Students representing about two dozen Vermont schools descended on the capital city of Montpelier Friday, demanding high-level focus on slowing climate change. Several teenagers rallying for the planet told NECN and NBC10 Boston climate change is one of, if not the, defining issues of their generation.
"I think it just starts with listening," Montpelier High School senior Gabe Groveman said, describing how he hopes the sight of a large crowd of students outside the Vermont State House would inspire conversations among lawmakers. "While some older people may not live through some of the worst effects of this climate crisis, my generation will."
The students called for policies that aggressively move us away from fossil fuels, and protect us against rising temperatures and severe impacts from more powerful weather events in a changing climate.
"How we eat, how we buy, how we play, how we learn, and how we live are just some of the things we can alter in order to make a difference," said U-32 junior Jasmine Gruen.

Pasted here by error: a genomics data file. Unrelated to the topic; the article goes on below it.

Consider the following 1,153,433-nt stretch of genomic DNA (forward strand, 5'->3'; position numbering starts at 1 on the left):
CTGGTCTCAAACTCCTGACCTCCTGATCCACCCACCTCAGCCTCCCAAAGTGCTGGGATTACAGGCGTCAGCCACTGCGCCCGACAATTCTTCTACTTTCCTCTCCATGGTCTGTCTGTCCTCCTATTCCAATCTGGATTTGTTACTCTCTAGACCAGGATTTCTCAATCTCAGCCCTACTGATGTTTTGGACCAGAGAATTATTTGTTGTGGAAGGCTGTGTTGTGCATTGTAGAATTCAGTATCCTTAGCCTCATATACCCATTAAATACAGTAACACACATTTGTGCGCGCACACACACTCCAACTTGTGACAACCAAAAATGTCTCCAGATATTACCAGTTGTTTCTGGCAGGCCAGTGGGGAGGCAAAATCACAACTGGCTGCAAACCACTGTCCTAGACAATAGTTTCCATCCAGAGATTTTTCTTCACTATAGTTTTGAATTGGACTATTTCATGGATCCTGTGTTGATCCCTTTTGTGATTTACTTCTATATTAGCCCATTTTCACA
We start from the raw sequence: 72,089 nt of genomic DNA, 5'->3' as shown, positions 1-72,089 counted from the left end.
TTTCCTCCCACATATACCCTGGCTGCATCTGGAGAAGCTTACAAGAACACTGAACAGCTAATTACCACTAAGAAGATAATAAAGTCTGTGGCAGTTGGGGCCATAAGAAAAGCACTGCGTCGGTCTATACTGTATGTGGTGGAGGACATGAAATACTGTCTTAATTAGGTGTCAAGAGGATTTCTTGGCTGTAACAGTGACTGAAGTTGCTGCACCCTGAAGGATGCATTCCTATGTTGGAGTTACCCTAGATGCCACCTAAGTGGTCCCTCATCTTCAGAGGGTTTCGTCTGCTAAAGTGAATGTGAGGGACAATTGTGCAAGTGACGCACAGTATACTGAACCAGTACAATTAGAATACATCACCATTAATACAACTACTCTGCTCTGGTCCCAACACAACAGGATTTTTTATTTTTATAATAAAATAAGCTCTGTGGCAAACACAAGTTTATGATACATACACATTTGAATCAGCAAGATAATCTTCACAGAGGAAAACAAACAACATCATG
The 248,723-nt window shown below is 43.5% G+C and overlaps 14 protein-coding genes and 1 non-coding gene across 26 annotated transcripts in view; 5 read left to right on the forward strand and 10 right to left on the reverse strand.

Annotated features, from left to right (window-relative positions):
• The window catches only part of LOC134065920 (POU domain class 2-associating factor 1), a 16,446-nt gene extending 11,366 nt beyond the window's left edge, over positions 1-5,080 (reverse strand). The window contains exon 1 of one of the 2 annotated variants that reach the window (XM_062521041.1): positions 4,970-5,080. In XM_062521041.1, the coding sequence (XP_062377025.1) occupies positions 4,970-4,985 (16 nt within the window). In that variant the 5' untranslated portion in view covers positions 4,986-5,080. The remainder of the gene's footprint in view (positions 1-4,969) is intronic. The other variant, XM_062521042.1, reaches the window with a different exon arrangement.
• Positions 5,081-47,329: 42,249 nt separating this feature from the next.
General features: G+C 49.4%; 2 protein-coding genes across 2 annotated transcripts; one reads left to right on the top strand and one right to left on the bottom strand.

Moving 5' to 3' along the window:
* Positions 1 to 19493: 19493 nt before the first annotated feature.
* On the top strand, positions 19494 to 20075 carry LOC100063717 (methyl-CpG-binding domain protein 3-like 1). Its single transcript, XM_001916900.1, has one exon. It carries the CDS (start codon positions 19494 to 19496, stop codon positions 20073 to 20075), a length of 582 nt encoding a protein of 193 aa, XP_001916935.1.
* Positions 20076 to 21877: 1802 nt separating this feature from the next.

The co-chair of the Vermont Legislature's Climate Solutions Caucus, Rep. Sarah Copeland Hanzas, praised the young activists.
"Their voice really matters," the Democrat from Bradford said of the participants in Friday's rally for the planet. "It absolutely should be the issue for them. Are we leaving them an Earth that they can live in and prosper in and grow old in, or are we leaving them a mess?"
Copeland Hanzas said Vermont lawmakers are right now working on approaches to slashing greenhouse gases — both from vehicle emissions and by making homes and businesses more energy-efficient, faster.
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Suppliers of products like oil and propane, however, argue certain policies could mean low and moderate-income folks will end up facing new costs for heat, hot water, cooking, and transportation.
"Can we ban these products and services? No, we can't," said Matt Cota, the executive director of the Vermont Fuel Dealers Association. "There's no replacement that is at our disposal."
While legislative debates continue around how best to lighten our impact, students who spoke at Friday's rally said young Vermonters will not let up on their advocacy.
"I do have hope," Montpelier High School Merrick Moldun said, looking out on the large crowd of his peers who gathered outside the Vermont State House. "And I'm looking at it right now."